Author and Mom Blogger Heather "Dooce" Armstrong Dead at 47

Heather Armstrong, the writer and author hailed as the “queen of the mommy bloggers” after launching the successful parenting website Dooce in the early aughts, died by suicide on May 9. She was 47.

By Angie Orellana Hernandez May 10, 2023 9:06 PMTags
Watch: Mom Blogger Heather "Dooce" Armstrong Dead at 47

The blogging world has lost a pioneer.

Heather Armstrong, a writer who kick-started the mommy blogging trend by chronicling her parenthood journey on her website Dooce during the early aughts, died May 9, according to a post shared to her Instagram page. She was 47.

"Heather Brooke Hamilton aka Heather B. Armstrong aka dooce aka love of my life," the May 10 post read. "July 19, 1975 - May 9, 2023. 'It takes an ocean not to break.' Hold your loved ones close and love everyone else."

Armstrong died by suicide at her Salt Lake City home, her boyfriend Pete Ashdown told the Associated Press. He noted that Armstrong had experienced a relapse after being sober for over 18 months.

Armstrong began blogging under the pseudonym Dooce in 2001, rising to mommy blogger fame as she gave an unflinching look into her family life on the domain of the same name. She wrote extensively about mental health, her recovery from alcohol abuse and insights into motherhood as she raised daughters Leta, 19, and Marlo, 13, whom she both shares with ex husband Jon Armstrong.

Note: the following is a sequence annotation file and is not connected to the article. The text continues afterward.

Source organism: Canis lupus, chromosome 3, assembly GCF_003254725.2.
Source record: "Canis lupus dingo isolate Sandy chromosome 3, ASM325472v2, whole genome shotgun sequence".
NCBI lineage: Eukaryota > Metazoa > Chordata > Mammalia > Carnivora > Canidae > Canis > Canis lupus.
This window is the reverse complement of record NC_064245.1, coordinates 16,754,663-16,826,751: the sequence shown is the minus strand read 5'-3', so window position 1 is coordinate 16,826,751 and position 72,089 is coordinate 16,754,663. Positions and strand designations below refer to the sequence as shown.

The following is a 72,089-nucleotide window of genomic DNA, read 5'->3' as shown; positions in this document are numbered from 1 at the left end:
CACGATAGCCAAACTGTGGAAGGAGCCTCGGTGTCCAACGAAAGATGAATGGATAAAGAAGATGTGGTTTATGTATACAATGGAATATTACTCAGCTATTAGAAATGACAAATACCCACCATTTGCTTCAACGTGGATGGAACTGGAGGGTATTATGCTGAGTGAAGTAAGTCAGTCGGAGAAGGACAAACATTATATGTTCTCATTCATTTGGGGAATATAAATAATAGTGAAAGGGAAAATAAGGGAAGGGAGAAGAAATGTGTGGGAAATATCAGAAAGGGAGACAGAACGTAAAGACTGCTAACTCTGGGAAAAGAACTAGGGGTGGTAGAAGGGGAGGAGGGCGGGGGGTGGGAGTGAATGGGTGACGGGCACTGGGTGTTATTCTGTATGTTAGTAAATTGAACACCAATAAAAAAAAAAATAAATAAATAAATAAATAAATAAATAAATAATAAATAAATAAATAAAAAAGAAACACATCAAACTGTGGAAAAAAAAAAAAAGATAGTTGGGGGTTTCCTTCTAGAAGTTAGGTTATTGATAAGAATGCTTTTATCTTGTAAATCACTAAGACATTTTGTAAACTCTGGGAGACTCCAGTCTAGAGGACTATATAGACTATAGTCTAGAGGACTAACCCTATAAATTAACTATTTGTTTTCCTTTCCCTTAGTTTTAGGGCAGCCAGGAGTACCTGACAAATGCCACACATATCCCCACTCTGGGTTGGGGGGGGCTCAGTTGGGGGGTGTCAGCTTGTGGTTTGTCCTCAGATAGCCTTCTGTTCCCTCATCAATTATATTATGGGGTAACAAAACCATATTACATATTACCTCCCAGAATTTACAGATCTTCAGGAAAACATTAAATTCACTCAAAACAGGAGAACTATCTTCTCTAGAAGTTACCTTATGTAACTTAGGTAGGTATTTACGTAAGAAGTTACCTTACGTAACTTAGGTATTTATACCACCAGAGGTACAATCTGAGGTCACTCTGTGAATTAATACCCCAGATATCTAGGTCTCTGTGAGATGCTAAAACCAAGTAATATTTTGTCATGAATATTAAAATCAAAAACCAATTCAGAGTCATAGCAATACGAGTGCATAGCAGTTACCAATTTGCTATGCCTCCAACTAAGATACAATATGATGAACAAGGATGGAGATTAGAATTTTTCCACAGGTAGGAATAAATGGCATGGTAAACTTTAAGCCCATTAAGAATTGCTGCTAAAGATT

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She told Vox in April 2019 that she looked toward herself as "someone who happened to be able to talk about parenthood in a way many women wanted to be able to but were afraid to."

In her last blog post, dated April 6, Armstrong thanked Leta for her support amid her sobriety journey, writing, "Here at 18 months sober, I salute my 18-year-old frog baby, she who taught me how to love."

Andrew H. Walker/Getty Images

"One of Leta's greatest talents is the way in which she views the world," Armstrong continued. "Her photography resembles 8 mm film footage. She sees heritage in the mundane, value in the slightest change of hue. She extracts light from every shape and shadow."

Armstrong's success as a blogger led to her publishing a 2009 memoir titled It Sucked and then I Cried: How I Had a Baby, a Breakdown and a Much Needed Margarita. She was previously named by Forbes as one of the 30 most influential women in media.

She is survived by her two children.

If you or someone you know needs help, call 988 to reach the Suicide and Crisis Lifeline. You can also call the network, previously known as the National Suicide Prevention Lifeline, at 800-273-8255, text HOME to 741741 or visit for additional resources.